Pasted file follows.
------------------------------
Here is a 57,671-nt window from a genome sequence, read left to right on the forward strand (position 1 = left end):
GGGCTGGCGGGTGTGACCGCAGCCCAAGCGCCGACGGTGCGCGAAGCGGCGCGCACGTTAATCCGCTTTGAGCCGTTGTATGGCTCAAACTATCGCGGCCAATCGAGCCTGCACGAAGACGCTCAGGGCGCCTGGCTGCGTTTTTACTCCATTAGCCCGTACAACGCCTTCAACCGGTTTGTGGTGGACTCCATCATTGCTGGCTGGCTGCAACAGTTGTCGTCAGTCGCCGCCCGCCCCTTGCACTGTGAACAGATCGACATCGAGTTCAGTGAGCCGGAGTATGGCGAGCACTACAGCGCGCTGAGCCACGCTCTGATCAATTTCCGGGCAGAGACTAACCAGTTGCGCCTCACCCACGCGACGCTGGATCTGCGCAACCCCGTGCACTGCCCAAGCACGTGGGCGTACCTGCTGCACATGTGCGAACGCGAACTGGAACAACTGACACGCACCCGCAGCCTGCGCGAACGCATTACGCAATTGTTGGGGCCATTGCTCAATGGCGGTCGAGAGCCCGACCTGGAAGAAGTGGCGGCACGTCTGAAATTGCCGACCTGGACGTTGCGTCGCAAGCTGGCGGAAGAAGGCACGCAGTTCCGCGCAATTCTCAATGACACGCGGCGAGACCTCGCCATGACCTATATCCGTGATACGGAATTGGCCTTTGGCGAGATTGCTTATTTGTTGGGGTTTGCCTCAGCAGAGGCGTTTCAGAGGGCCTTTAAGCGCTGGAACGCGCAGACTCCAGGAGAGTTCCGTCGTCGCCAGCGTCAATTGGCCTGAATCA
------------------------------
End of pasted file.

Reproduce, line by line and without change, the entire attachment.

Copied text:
Here is a 57,671-nt window from a genome sequence, read left to right on the forward strand (position 1 = left end):
GGGCTGGCGGGTGTGACCGCAGCCCAAGCGCCGACGGTGCGCGAAGCGGCGCGCACGTTAATCCGCTTTGAGCCGTTGTATGGCTCAAACTATCGCGGCCAATCGAGCCTGCACGAAGACGCTCAGGGCGCCTGGCTGCGTTTTTACTCCATTAGCCCGTACAACGCCTTCAACCGGTTTGTGGTGGACTCCATCATTGCTGGCTGGCTGCAACAGTTGTCGTCAGTCGCCGCCCGCCCCTTGCACTGTGAACAGATCGACATCGAGTTCAGTGAGCCGGAGTATGGCGAGCACTACAGCGCGCTGAGCCACGCTCTGATCAATTTCCGGGCAGAGACTAACCAGTTGCGCCTCACCCACGCGACGCTGGATCTGCGCAACCCCGTGCACTGCCCAAGCACGTGGGCGTACCTGCTGCACATGTGCGAACGCGAACTGGAACAACTGACACGCACCCGCAGCCTGCGCGAACGCATTACGCAATTGTTGGGGCCATTGCTCAATGGCGGTCGAGAGCCCGACCTGGAAGAAGTGGCGGCACGTCTGAAATTGCCGACCTGGACGTTGCGTCGCAAGCTGGCGGAAGAAGGCACGCAGTTCCGCGCAATTCTCAATGACACGCGGCGAGACCTCGCCATGACCTATATCCGTGATACGGAATTGGCCTTTGGCGAGATTGCTTATTTGTTGGGGTTTGCCTCAGCAGAGGCGTTTCAGAGGGCCTTTAAGCGCTGGAACGCGCAGACTCCAGGAGAGTTCCGTCGTCGCCAGCGTCAATTGGCCTGAATCA